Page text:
Remote Sensing and Emergency Management

Objective: Students will discover how remote sensing is used to help manage emergencies like the Oakland Hills Fire Storm 1991.

Time Duration: one class period with homework the night before

Grade level: 4-8

Concepts Explored: observing, comparing, communicating, organizing, relating and interpreting.

Curriculum Connections: Current events can be used as a tie into Social Studies here. How informed should citizens be about things that can effect them? In certain locations and landscapes there can be a high fire danger. The need to remove grass and overgrowth from backyards and vacant lots is the owner's responsibility, but, what is the responsibility of the media to communicate this need.

Vocabulary: firestorm, media, informed, fact, opinion, emergency, disaster

Groups: Students should work in groups of three or four

Materials:

Per Student:

- Copies of news articles about the firestorm and other pertinent information

Advance Preparation:

Slides and news articles of the 1991 Firestorm would be helpful to have. NASA remote images of the firestorm should also be used. A slide projector will need to be set up. The teacher may wish to project news articles and pictures from books using an opaque projector or transparencies on an overhead projector.

Teacher Resources and Slides:

Slides or video of the Oakland Hills firestorm, NASA information and images of the same, articles on the firestorm that teacher needs to read ahead of time.

Teacher Tips:

Students need to be asked open-ended questions in order for this discussion and lesson to succeed. Students should read some articles about the Oakland fire before the discussion takes place.

Procedure:

1. Pass out articles and pictures of the Oakland Hills firestorm the night before the class discussion so that students can be prepared.


2. Before you begin the discussion, show the images of the Oakland Hills firestorm and read (or have the students read) the prose regarding the images.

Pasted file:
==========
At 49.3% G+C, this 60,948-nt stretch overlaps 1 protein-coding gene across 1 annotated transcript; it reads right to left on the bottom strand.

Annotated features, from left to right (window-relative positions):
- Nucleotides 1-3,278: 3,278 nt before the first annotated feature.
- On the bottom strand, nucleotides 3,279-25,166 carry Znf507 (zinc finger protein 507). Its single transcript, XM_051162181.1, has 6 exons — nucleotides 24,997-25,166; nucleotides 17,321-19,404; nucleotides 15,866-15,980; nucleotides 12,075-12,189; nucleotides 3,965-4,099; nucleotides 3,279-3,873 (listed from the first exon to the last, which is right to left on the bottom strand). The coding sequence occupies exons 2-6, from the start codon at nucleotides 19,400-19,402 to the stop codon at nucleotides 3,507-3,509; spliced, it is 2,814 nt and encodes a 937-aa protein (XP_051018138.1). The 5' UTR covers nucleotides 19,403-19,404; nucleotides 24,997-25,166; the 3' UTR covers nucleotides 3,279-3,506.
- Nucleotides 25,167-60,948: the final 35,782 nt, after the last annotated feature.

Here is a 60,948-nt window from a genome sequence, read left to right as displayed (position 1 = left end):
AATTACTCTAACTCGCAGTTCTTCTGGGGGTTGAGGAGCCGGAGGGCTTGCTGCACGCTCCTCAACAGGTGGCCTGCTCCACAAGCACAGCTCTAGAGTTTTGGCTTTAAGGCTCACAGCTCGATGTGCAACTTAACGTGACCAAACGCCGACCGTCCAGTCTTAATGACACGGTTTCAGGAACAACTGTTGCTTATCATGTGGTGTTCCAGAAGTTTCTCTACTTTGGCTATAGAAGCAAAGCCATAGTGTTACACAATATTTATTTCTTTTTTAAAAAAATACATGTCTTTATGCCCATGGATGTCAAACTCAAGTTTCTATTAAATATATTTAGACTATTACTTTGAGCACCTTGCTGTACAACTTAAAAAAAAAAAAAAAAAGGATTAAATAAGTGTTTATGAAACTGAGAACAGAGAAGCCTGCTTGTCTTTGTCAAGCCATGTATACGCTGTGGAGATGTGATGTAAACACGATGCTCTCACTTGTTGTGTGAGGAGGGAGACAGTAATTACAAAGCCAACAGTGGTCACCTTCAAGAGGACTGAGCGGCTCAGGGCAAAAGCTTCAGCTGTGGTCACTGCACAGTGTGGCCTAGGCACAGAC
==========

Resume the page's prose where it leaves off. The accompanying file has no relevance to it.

3. Divide students into groups of three or four. Have students discuss the articles about how the fire progressed from a "hot spot" fire to the disaster that it turned into. Have them write down what the progression was.


4. At what point do you think NASA began to assist with the remote sensing images? Should they have been asked for their assistance earlier in the process or is that hindsight talking?


5. How can these images be used to help local, state, and federal government officials to manage emergencies?


6. How do the articles define the firestorm, which parts of the articles are fact and which part are opinion?


7. What measures could the City of Oakland take to prevent a similar emergency from occurring in the future? Have the students make a list of what they think can be done to prevent this from happening again.


8. What role did remote sensing and related technologies play in the management of the disasters?

9. Have students report out what their findings were.

10. Collect the groups' work for accountability and to see what they learned from the experience.

Extensions:

Look at the Yellowstone National Park fire of 1988. This appears in Chapter 3 of the Houghton-Mifflin history textbook entitled "America Will Be" in a section that talks about the difference between fact and opinion.

Compare the Oakland Hills firestorm with the Yellowstone fire.


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